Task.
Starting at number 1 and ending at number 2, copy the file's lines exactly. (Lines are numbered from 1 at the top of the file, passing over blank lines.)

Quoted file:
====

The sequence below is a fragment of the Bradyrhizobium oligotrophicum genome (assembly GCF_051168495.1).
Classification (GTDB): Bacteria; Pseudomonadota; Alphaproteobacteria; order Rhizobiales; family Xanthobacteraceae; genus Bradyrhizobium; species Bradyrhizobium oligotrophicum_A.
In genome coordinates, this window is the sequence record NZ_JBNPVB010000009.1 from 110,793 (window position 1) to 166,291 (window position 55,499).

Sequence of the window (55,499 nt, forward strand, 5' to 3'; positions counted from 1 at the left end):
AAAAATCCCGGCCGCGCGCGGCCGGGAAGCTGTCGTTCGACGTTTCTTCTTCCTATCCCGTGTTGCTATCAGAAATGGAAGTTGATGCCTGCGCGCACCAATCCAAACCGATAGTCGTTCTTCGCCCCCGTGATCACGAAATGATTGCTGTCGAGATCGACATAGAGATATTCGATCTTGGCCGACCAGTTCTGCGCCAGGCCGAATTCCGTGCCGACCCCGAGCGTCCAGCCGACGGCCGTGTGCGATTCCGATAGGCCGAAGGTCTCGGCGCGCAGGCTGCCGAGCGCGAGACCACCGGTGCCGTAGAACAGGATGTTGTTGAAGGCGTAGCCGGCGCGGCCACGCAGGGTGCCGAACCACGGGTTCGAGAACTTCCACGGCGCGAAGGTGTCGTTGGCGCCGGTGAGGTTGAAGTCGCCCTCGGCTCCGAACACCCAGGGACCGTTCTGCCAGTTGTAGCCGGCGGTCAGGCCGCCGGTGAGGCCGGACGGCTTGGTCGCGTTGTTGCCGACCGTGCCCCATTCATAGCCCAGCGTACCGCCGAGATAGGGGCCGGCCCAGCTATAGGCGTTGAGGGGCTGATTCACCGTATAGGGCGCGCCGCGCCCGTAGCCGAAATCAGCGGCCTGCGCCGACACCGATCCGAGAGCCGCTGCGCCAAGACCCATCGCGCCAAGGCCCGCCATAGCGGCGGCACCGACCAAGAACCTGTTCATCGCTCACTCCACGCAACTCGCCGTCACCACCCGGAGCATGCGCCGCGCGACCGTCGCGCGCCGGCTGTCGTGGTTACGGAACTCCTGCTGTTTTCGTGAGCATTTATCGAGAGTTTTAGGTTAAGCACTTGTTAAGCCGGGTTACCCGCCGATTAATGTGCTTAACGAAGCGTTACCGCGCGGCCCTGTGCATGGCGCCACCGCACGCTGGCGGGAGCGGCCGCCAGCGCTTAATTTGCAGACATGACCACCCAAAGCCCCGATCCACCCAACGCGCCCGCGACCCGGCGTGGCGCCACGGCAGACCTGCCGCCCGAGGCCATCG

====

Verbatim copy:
The sequence below is a fragment of the Bradyrhizobium oligotrophicum genome (assembly GCF_051168495.1).
Classification (GTDB): Bacteria; Pseudomonadota; Alphaproteobacteria; order Rhizobiales; family Xanthobacteraceae; genus Bradyrhizobium; species Bradyrhizobium oligotrophicum_A.